Chain of Command be Damned

looking beyond the caf leadership to deal with the problem of sexual misconduct

By Michael Nickerson

Chief of Defence Staff General Tom Lawson requested the investigation into sexual misconduct recently released by former Supreme Court Justice Marie Deschamps, but his leadership in addressing the issue can only go so far.  (DND)

Chief of Defence Staff General Tom Lawson requested the investigation into sexual misconduct recently released by former Supreme Court Justice Marie Deschamps, but his leadership in addressing the issue can only go so far.  (DND)

Last month former Supreme Court Justice Marie Deschamps tabled her report about sexual misconduct in the Canadian military. The result of an investigation requested by Chief of Defence Staff General Tom Lawson, its charged language describing “endemic” sexual misconduct caught the media’s attention. The good general’s response was to issue soothing promises of action, predictably vague. And all the while there were those hoping for change, those rolling their eyes at the idea of change, and not a few desperately hoping everyone would forget about the whole thing and watch the playoffs.

This one cuts a little close to the bone for me, and I’ll explain why. Back as a somewhat (read majorly) troubled teenager, I joined the army cadets. I learned to march, strip and clean a rifle, digest field rations, and ultimately have my hair cut under duress. I also experienced one of the more terrifying nights of my life at CFB Borden, making sure I stayed under the radar (by staying awake for 48 hours straight) of the pedophile in charge until I got home. I quit cadets soon after that and said little about it to anyone, until now.

I was incredibly lucky; I came from an affluent home with support and options to depend on. That is not the case for many (nay most) in the military. Also, as a cadet, I could leave on a whim, which I did. Those who sign up don’t have that option, and those who have made the military their career risk both that career and subsequent pensions should they “rock the boat.”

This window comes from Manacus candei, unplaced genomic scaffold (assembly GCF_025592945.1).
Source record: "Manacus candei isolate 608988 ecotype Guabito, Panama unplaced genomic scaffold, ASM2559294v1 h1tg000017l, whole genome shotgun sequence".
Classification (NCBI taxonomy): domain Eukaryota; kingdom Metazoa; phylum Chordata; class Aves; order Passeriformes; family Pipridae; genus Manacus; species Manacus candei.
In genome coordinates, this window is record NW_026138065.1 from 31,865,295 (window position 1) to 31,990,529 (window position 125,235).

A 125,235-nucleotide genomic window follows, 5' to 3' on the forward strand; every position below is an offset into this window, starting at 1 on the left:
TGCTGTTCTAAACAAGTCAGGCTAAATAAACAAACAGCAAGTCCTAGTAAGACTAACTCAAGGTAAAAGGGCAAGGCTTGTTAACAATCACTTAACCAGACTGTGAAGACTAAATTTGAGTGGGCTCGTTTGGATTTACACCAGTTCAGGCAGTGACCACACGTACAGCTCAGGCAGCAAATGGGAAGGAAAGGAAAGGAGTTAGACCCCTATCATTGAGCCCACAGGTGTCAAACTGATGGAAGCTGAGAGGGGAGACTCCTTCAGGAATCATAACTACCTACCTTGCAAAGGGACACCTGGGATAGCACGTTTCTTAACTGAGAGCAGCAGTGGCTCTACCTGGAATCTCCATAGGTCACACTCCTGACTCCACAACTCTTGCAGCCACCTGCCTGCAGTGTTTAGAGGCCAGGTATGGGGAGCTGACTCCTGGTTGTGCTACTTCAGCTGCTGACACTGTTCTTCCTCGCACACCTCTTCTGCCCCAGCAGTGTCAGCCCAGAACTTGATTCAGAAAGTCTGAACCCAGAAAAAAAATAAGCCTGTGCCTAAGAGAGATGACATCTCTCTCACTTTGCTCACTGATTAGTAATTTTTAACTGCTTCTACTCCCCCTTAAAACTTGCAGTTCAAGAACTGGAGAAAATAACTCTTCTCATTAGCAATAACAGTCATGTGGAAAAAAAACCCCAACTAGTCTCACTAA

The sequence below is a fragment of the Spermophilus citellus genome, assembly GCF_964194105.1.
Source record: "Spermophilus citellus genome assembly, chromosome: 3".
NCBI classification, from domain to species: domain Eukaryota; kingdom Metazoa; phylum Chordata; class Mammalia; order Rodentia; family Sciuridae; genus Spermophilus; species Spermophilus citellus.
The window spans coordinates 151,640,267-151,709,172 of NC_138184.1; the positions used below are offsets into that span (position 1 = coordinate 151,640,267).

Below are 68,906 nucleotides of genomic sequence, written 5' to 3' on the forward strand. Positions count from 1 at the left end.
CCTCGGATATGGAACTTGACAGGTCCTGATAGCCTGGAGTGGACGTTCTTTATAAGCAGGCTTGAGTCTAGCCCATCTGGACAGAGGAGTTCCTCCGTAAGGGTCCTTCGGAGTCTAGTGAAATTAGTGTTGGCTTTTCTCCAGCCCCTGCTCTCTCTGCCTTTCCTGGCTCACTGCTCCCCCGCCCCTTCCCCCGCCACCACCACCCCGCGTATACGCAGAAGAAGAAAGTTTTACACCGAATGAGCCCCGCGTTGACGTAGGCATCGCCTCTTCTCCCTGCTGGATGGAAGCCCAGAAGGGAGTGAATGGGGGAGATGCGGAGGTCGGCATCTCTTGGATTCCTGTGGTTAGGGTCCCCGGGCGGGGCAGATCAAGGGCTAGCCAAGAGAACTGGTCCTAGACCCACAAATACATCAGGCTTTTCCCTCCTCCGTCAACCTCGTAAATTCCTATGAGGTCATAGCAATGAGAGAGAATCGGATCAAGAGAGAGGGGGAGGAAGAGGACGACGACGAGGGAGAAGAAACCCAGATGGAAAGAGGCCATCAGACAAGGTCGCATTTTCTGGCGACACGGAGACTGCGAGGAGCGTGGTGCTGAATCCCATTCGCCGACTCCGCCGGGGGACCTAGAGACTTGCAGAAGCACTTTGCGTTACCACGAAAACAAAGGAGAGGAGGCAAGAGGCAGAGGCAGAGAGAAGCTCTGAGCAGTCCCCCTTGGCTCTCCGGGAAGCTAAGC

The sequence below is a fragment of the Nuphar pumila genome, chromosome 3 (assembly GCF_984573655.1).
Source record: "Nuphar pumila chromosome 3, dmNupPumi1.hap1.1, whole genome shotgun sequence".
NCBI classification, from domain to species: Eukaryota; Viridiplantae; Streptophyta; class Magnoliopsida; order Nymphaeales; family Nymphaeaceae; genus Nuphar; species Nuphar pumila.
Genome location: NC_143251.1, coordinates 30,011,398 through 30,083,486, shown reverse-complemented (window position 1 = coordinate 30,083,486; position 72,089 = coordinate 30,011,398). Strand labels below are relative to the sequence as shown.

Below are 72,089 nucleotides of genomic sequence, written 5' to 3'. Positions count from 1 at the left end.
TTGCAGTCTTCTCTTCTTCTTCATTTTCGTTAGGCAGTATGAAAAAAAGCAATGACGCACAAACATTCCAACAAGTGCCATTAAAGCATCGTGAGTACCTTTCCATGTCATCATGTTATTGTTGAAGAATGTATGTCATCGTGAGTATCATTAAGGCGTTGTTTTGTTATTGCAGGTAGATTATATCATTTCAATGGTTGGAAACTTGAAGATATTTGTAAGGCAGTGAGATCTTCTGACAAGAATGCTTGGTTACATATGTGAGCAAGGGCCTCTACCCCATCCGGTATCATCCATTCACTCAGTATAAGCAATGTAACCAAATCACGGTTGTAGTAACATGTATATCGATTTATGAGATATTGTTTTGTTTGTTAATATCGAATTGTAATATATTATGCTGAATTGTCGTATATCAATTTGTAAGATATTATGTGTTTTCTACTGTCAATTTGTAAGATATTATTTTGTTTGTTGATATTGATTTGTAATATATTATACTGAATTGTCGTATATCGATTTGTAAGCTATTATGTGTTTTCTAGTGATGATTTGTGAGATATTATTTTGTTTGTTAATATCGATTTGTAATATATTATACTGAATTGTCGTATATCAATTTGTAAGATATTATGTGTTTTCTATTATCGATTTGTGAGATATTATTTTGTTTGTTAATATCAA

Which made it all the more enraging (I was going to say annoying, but that term really applies to issues of bad hotel service, not sexual assault) to hear the response of Major General Chris Whitecross, the new head of the response team to sort out all this sexual misbehaviour hullabaloo. To quote the general: “I joined in the 1980s and it wasn’t uncommon to hear off-colour jokes or be the brunt of comments or to feel uncomfortable in the work environment. I can honestly say it was tolerated then, it isn’t tolerated anymore.”

Not tolerated anymore? One can only assume she is referring to the last few seconds of history, because it most certainly has been tolerated, both recently and throughout the general’s 33 years of service. If nothing else, one has to wonder what “off-colour” meant in her day. For today, according to Deschamps, the jokes involve words such as “slut” and “bitch,” and suggestions of being a whore for career purposes. And that’s just the words.

CDS Lawson was moved to employ Deschamps’ services due to “disturbing reports” in the media last year. One of those was published by Maclean’s, and the first line in the article reads “Rape in the military.” They make clear that line is from the title of 1998 investigative piece, with 16 years of questionable improvement between the two. So how’s that “isn’t tolerated anymore” working for you, Major General Whitecross?

But let’s try something more recent. Esprit de Corps’ own retired colonel, now lawyer, Michel Drapeau has made multiple overtures (legal and political) on behalf of women who claimed they were sexually assaulted while studying at the Royal Military College. These were met with indifference and ultimate futility. To quote the colonel: “I took one of the victims to be interviewed by the military police yesterday, and to say that she is destroyed would be an understatement.”

Now consider that if a college student, accompanied by a seasoned lawyer and retired colonel, was “destroyed” during a military police interview, what about the women, men, and young cadets who don’t have those privileges, be it money or connections, to defend their rights and their dignity? They have to depend on the “chain of command” as if it provides some sort of divine protection. That’s what Tom Lawson and Chris Whitecross expect them to do.

Justice Deschamps disagrees. Her recommendation is to have an independent agency deal with these complaints, in essence, to intervene in the chain of command. And much like the Catholic Church and Canadian governments past and present, who have all violated the trust of those who committed to them, it’s time the Canadian military suffers the same fate: independent oversight and to hell with the chain of command.